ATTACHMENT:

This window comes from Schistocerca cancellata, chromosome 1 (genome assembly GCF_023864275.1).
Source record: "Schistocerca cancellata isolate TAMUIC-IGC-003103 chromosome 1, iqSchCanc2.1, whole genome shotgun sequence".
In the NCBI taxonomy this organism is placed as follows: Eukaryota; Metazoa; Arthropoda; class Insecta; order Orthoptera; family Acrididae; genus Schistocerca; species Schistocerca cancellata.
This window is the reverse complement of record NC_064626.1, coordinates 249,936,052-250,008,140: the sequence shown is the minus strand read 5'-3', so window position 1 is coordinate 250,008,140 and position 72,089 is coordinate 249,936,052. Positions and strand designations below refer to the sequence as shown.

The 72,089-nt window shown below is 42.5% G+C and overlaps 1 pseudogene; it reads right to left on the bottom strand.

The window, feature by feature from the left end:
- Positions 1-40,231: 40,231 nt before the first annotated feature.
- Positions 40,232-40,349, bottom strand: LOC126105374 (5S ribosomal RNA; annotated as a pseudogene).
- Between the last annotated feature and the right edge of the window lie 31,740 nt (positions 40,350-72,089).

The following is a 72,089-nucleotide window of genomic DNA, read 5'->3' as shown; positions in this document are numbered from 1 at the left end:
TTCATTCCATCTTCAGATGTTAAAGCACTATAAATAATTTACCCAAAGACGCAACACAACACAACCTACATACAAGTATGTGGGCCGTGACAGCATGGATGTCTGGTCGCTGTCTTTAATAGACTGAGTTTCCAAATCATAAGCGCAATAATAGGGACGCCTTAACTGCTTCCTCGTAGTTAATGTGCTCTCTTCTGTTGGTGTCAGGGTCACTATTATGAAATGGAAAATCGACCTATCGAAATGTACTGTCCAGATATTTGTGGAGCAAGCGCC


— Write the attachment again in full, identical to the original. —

This window comes from Schistocerca cancellata, chromosome 1 (genome assembly GCF_023864275.1).
Source record: "Schistocerca cancellata isolate TAMUIC-IGC-003103 chromosome 1, iqSchCanc2.1, whole genome shotgun sequence".
In the NCBI taxonomy this organism is placed as follows: Eukaryota; Metazoa; Arthropoda; class Insecta; order Orthoptera; family Acrididae; genus Schistocerca; species Schistocerca cancellata.
This window is the reverse complement of record NC_064626.1, coordinates 249,936,052-250,008,140: the sequence shown is the minus strand read 5'-3', so window position 1 is coordinate 250,008,140 and position 72,089 is coordinate 249,936,052. Positions and strand designations below refer to the sequence as shown.

The 72,089-nt window shown below is 42.5% G+C and overlaps 1 pseudogene; it reads right to left on the bottom strand.

The window, feature by feature from the left end:
- Positions 1-40,231: 40,231 nt before the first annotated feature.
- Positions 40,232-40,349, bottom strand: LOC126105374 (5S ribosomal RNA; annotated as a pseudogene).
- Between the last annotated feature and the right edge of the window lie 31,740 nt (positions 40,350-72,089).

The following is a 72,089-nucleotide window of genomic DNA, read 5'->3' as shown; positions in this document are numbered from 1 at the left end:
TTCATTCCATCTTCAGATGTTAAAGCACTATAAATAATTTACCCAAAGACGCAACACAACACAACCTACATACAAGTATGTGGGCCGTGACAGCATGGATGTCTGGTCGCTGTCTTTAATAGACTGAGTTTCCAAATCATAAGCGCAATAATAGGGACGCCTTAACTGCTTCCTCGTAGTTAATGTGCTCTCTTCTGTTGGTGTCAGGGTCACTATTATGAAATGGAAAATCGACCTATCGAAATGTACTGTCCAGATATTTGTGGAGCAAGCGCC